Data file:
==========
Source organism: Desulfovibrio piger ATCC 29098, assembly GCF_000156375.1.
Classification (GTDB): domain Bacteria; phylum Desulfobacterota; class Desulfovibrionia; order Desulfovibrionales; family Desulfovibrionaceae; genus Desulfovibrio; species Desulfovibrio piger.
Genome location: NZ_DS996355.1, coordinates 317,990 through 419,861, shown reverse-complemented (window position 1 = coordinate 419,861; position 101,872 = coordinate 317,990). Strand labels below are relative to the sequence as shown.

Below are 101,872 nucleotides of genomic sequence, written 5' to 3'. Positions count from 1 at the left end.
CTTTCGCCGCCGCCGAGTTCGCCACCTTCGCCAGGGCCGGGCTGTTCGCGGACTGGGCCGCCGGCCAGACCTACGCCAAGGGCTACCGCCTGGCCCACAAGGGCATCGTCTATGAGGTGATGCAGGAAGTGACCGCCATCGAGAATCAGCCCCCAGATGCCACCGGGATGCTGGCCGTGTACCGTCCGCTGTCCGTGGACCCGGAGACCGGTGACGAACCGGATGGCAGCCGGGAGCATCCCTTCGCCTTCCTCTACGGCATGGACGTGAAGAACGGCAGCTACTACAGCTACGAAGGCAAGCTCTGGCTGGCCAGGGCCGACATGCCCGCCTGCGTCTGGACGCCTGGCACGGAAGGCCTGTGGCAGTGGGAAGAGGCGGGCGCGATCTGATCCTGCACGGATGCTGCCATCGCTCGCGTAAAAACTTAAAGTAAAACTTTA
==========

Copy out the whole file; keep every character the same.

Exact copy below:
Source organism: Desulfovibrio piger ATCC 29098, assembly GCF_000156375.1.
Classification (GTDB): domain Bacteria; phylum Desulfobacterota; class Desulfovibrionia; order Desulfovibrionales; family Desulfovibrionaceae; genus Desulfovibrio; species Desulfovibrio piger.
Genome location: NZ_DS996355.1, coordinates 317,990 through 419,861, shown reverse-complemented (window position 1 = coordinate 419,861; position 101,872 = coordinate 317,990). Strand labels below are relative to the sequence as shown.

Below are 101,872 nucleotides of genomic sequence, written 5' to 3'. Positions count from 1 at the left end.
CTTTCGCCGCCGCCGAGTTCGCCACCTTCGCCAGGGCCGGGCTGTTCGCGGACTGGGCCGCCGGCCAGACCTACGCCAAGGGCTACCGCCTGGCCCACAAGGGCATCGTCTATGAGGTGATGCAGGAAGTGACCGCCATCGAGAATCAGCCCCCAGATGCCACCGGGATGCTGGCCGTGTACCGTCCGCTGTCCGTGGACCCGGAGACCGGTGACGAACCGGATGGCAGCCGGGAGCATCCCTTCGCCTTCCTCTACGGCATGGACGTGAAGAACGGCAGCTACTACAGCTACGAAGGCAAGCTCTGGCTGGCCAGGGCCGACATGCCCGCCTGCGTCTGGACGCCTGGCACGGAAGGCCTGTGGCAGTGGGAAGAGGCGGGCGCGATCTGATCCTGCACGGATGCTGCCATCGCTCGCGTAAAAACTTAAAGTAAAACTTTA